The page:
Please use this identifier to cite or link to this item: https://doi.org/10.1186/s12879-017-2793-y
Title: The epidemiology and transmission of methicillin-resistant Staphylococcus aureus in the community in Singapore: Study protocol for a longitudinal household study
Authors: Shankar, N 
Chow, A.L.P 
Oon, J 
Hsu, L.Y 
Ang, B
Pang, J 
De Sessions, P.F
Periaswamy, B
Tambyah, P.A 
Teo, D.B
Tam, C.C 
Keywords: DNA
Article
axilla
bacterial colonization
bacterial transmission
bacterium culture
bacterium detection
contact examination
demography
health care facility
health status
household
human
infection control
inguinal region
longitudinal study
major clinical study
medical history
medical staff
methicillin resistant Staphylococcus aureus
nonhuman
nose smear
prevalence
prospective study
questionnaire
screening test
Singapore
smear
Staphylococcus infection
tertiary care center
validation study
whole genome sequencing
adult
community acquired infection
family size
genetics
isolation and purification
methicillin resistant Staphylococcus aureus
microbiology
nose
Staphylococcus infection
transmission
Adult
Community-Acquired Infections
Family Characteristics
Health Facilities
Humans
Longitudinal Studies
Methicillin-Resistant Staphylococcus aureus
Nose
Prevalence
Prospective Studies
Singapore
Staphylococcal Infections
Surveys and Questionnaires
Tertiary Care Centers
Issue Date: 2017
Citation: Shankar, N, Chow, A.L.P, Oon, J, Hsu, L.Y, Ang, B, Pang, J, De Sessions, P.F, Periaswamy, B, Tambyah, P.A, Teo, D.B, Tam, C.C (2017). The epidemiology and transmission of methicillin-resistant Staphylococcus aureus in the community in Singapore: Study protocol for a longitudinal household study. BMC Infectious Diseases 17 (1) : 678. ScholarBank@NUS Repository. https://doi.org/10.1186/s12879-017-2793-y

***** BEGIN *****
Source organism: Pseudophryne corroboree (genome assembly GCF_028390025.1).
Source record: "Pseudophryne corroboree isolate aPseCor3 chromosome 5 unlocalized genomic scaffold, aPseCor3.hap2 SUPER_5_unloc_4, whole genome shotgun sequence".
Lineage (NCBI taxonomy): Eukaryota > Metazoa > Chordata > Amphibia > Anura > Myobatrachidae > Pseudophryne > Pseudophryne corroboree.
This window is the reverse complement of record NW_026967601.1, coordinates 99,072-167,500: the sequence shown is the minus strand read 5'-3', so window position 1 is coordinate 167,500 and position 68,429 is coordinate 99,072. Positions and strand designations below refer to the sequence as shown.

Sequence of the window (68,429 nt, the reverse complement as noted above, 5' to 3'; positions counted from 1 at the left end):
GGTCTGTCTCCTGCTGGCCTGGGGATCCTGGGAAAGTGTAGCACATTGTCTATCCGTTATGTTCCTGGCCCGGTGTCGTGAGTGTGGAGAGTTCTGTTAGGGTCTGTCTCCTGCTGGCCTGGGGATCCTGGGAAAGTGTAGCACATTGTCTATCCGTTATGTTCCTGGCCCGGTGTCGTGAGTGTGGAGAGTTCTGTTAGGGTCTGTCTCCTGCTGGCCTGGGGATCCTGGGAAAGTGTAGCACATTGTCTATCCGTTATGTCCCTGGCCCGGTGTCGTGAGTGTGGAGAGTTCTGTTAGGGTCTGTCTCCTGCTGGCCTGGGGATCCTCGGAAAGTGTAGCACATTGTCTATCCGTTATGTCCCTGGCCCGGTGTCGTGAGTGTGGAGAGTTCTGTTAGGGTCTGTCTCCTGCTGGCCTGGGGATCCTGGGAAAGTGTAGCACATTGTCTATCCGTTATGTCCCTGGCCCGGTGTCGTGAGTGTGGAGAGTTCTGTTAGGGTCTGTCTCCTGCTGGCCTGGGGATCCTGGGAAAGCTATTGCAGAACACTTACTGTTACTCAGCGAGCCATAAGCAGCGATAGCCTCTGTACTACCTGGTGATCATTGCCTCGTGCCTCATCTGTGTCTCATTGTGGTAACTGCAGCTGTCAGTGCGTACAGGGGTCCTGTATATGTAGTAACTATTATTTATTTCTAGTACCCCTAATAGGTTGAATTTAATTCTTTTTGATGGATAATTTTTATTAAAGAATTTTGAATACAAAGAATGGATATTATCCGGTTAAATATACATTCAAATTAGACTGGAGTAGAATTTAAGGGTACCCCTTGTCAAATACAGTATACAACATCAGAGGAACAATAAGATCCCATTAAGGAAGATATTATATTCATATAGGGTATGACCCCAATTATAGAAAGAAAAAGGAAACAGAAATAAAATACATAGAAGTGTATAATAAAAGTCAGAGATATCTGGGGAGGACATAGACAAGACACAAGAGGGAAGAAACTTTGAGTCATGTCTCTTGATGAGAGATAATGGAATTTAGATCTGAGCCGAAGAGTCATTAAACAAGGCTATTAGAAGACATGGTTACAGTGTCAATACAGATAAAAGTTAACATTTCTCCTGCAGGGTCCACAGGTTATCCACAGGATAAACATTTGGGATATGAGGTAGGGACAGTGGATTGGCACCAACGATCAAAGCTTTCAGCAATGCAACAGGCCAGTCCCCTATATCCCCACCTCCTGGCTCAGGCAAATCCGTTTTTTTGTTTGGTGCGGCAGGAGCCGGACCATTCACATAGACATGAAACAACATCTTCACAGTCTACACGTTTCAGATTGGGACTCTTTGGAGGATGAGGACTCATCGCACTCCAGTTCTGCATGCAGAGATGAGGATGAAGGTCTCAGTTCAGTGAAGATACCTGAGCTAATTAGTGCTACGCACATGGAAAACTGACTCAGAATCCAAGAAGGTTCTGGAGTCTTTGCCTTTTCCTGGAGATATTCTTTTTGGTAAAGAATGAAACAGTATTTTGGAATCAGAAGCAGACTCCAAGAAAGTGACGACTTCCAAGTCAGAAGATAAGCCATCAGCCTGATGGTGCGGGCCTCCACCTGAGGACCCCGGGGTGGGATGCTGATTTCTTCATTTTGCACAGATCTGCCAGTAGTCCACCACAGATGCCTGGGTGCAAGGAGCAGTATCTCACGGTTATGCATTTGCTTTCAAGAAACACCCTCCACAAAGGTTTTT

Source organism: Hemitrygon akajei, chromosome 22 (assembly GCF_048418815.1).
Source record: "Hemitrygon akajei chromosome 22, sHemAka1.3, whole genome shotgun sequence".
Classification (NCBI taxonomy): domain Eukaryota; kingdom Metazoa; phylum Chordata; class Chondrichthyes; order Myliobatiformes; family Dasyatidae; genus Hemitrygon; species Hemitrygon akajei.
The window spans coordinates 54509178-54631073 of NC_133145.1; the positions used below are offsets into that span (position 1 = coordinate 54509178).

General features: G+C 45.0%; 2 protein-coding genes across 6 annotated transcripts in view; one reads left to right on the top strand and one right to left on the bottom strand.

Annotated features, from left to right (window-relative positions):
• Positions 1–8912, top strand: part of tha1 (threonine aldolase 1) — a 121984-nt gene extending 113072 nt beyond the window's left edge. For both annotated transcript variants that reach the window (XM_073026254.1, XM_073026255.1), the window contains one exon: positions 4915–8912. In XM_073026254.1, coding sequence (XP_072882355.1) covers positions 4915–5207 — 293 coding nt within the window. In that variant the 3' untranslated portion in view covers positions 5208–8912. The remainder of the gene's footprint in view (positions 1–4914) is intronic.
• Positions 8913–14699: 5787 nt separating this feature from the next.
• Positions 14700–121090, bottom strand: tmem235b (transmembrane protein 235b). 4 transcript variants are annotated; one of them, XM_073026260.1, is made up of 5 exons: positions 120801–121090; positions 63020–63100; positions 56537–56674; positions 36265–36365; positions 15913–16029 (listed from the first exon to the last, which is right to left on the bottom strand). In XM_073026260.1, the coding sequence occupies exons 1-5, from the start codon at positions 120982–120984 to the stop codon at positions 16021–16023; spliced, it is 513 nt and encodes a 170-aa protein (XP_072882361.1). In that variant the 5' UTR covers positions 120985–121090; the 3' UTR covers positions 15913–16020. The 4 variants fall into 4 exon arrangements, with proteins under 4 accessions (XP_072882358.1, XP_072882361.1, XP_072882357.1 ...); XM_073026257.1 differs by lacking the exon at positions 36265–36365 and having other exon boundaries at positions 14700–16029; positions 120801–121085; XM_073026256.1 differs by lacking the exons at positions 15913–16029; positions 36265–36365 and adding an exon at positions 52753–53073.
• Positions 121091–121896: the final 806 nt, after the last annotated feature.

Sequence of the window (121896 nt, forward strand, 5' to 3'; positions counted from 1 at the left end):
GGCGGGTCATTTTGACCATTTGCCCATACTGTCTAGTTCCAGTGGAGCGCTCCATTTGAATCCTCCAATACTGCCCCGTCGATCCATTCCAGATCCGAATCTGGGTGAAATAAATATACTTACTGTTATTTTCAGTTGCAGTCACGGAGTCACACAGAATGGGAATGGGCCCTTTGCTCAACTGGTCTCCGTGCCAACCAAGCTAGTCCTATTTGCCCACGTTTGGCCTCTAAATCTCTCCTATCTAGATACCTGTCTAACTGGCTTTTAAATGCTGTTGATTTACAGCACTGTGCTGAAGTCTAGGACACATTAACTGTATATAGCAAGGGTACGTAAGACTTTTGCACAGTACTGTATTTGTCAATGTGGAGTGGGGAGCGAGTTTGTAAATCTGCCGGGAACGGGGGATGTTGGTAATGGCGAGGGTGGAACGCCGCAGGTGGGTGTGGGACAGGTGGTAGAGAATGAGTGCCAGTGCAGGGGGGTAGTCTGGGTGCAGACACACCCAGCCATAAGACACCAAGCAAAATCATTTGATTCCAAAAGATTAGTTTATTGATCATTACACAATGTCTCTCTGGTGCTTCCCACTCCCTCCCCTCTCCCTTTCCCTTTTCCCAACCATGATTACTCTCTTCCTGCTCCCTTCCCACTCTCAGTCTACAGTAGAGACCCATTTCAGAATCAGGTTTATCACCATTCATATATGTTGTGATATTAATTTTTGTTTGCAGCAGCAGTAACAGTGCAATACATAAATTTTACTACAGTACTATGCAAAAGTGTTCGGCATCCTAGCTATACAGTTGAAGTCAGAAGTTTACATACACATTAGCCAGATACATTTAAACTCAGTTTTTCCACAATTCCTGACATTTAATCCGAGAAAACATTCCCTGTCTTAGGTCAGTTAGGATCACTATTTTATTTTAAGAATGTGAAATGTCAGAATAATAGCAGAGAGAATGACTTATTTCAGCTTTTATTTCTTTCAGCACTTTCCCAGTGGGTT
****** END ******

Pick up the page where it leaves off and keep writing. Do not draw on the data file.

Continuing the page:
Rights: Attribution 4.0 International
Abstract: Background/aim: Methicillin-resistant Staphylococcus aureus (MRSA) is one of the most common multidrug-resistant organisms in healthcare settings worldwide, but little is known about MRSA transmission outside of acute healthcare settings especially in Asia. We describe the methods for a prospective longitudinal study of MRSA prevalence and transmission. Methods: MRSA-colonized individuals were identified from MRSA admission screening at two tertiary hospitals and recruited together with their household contacts. Participants submitted self-collected nasal, axilla and groin (NAG) swabs by mail for MRSA culture at baseline and monthly thereafter for 6 months. A comparison group of households of MRSA-negative patients provided swab samples at one time point. In a validation sub-study, separate swabs from each site were collected from randomly selected individuals, to compare MRSA detection rates between swab sites, and between samples collected by participants versus those collected by trained research staff. Information on each participant's demographic information, medical status and medical history, past healthcare facilities usage and contacts, and personal interactions with others were collected using a self-administered questionnaire. Discussion/conclusion: Understanding the dynamics of MRSA persistence and transmission in the community is crucial to devising and evaluating successful MRSA control strategies. Close contact with MRSA colonized patients may to be important for MRSA persistence in the community; evidence from this study on the extent of community MRSA could inform the development of household- or community-based interventions to reduce MRSA colonization of close contacts and subsequent re-introduction of MRSA into healthcare settings. Analysis of longitudinal data using whole-genome sequencing will yield further information regarding MRSA transmission within households, with significant implications for MRSA infection control outside acute hospital settings. © 2017 The Author(s).
Source Title: BMC Infectious Diseases
URI: https://scholarbank.nus.edu.sg/handle/10635/181244
ISSN: 14712334
DOI: 10.1186/s12879-017-2793-y
Rights: Attribution 4.0 International
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